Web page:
The Practice and Potential of Journaling

Updated: Sep 25


Photo by Aaron Burden on Unsplash

I have been writing in journals since I was in the fourth grade.


Now years later, every once in a while, I re-read entries from my elementary, middle and high school years. It is nothing less than comical to read the petty trivialities which consumed my thoughts. However, it is also refreshing to know that writing was an invaluable practice through which I cultivated a rich world of self-reflection and inquiry through the simple act of writing down my observations, concerns and aspirations.


From childhood journals, travel, pregnancy, gratitude, meditation and daily thought journals, I have gained tremendous insight into my beliefs and emotional patterns — good and not so good.


Journaling has been instrumental in my life.


Here are a few ways the benefits of journaling can be instrumental in your life and possibly lead to unexpected an outcome:



1. Clarify intentions

When you use your journal to write down your goals, you can revisit your intentions — your why’s:

  • Why do you want something?

  • Why are you doing what you’re doing?

  • Why is this the thing you must do beyond other things?


2. Witness progress and personal growth

If you make journaling a regular habit, you can see how much progress or growth you’ve made by revisiting previous entries. You can see patterns — behavioral, mental and emotional — to glean insight.


Reading through journal entries provides valuable insight into your thought process and emotional life. You can look back and see how you’ve dealt with important decisions and challenging situations to feel more confident in your ability to do so again.



3. Gain self-confidence

You can feel proud looking back at the challenges you faced and seeing how far you’ve come.


4. Improve writing and communication skills

“Writing, like anything, improves with practice. When you journal every day, you’re practicing the art of writing. And if you use a journal to express your thoughts and ideas, it’ll help improve your overall communication skills.”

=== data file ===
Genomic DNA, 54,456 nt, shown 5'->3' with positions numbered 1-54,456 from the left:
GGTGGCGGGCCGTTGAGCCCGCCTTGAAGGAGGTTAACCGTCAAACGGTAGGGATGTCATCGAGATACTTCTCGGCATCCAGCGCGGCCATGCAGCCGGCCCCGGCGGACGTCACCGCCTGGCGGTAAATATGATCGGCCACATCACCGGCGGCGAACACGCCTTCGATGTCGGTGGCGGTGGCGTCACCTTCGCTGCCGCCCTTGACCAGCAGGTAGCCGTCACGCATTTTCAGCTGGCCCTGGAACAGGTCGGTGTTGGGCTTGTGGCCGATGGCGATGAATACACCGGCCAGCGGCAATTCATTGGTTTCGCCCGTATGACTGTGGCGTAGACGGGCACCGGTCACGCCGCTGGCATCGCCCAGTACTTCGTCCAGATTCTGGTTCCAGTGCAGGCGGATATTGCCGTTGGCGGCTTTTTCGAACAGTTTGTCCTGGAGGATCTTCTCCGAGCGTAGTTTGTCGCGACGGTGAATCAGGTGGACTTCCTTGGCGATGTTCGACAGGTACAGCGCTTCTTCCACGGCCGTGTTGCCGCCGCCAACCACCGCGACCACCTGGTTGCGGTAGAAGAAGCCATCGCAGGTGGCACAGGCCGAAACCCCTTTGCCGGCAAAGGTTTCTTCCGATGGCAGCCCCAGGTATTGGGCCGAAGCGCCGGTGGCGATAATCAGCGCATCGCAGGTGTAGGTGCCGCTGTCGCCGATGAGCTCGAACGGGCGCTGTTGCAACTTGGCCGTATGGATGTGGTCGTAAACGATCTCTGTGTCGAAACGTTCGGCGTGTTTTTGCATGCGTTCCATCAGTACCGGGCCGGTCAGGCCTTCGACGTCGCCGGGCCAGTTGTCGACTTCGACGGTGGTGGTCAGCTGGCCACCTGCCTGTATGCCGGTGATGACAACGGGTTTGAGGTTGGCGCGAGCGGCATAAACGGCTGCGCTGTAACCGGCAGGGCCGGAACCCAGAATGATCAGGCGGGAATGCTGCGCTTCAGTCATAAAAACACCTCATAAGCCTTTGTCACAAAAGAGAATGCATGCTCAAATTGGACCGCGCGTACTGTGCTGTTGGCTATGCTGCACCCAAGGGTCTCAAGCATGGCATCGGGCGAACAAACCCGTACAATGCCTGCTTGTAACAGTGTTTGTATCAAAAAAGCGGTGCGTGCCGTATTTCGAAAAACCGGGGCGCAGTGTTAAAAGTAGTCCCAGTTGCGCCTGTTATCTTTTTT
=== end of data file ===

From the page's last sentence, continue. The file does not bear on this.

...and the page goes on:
5. Reduce negative rumination

When things happens that we don’t like, there is a tendency to constantly replay or obsess over negative situations. Even when things go well, we tend to ruminate on the one negative thing that happened.


Rumination rarely offers new insights. It can even make the present situation feel worse. But if you take some time to write out how you’re feeling, it can help you relinquish the attachment to ruminating over what was said or done. Writing down how you feel provides an opportunity for you to be honest with yourself. It provides a safe and private space to reveal something to yourself that you may not be ready to reveal to someone else.


6. Mindfulness

In 2005, during a disturbing turn of events, my husband was hospitalized due to the onset of symptoms for a stroke. He was 33 years-old. In every way imaginable we were unprepared to deal with the long term effects of the challenges that lie ahead. The financial distress, parental responsibility, unexamined emotional wounds, blame, resentment, fear and anger unearthed elements of our psyche that nearly destroyed us and our marriage.


The loss of his ability to work propelled us into the beginning stage of what became the most prolonged and difficult period of our lives. For the next several years, we experienced the devastating loss of our home through foreclosure, ruptured familial relationships, job loss and a steady decline of our marriage.

Throughout this period there were times when I believed myself to be the victim. It wasn’t until I turned to meditation, prayer and journaling to make it through each day and began sincere self-examination, that I was ready to understand the circumstances provided an invitation for growth.


For more than one year, I sat down in a meditative state to ask questions to help me mentally and emotionally navigate the difficult and uncertain times I faced. 

During meditation, in addition to periods of silence after prayer, I began to ask questions to solicit clarity and guidance into my awareness. The more I posed questions during a meditative state, I began to notice answers would indeed come into my awareness. However, as soon as the meditation session was over, I forgot the guidance which came into my awareness.


The only way to remember was to write it down. It was at that time I decided to bring a journal to my meditation sessions.


In the midst of this silent struggle, I turned within for at least 20 minutes a day to be able to make it through each day. I continued to meditate and write in my journal. Meditation grew to become the most practical, accessible and effective way I found to calm myself of the anxiety-ridden thoughts that propelled me.


At the time, I had no idea the practice I created around journaling would become my first book almost seven years later.


7. Strengthen memory

Even the simple act of writing something down lets your brain know you want to remember it. That’s why note-takin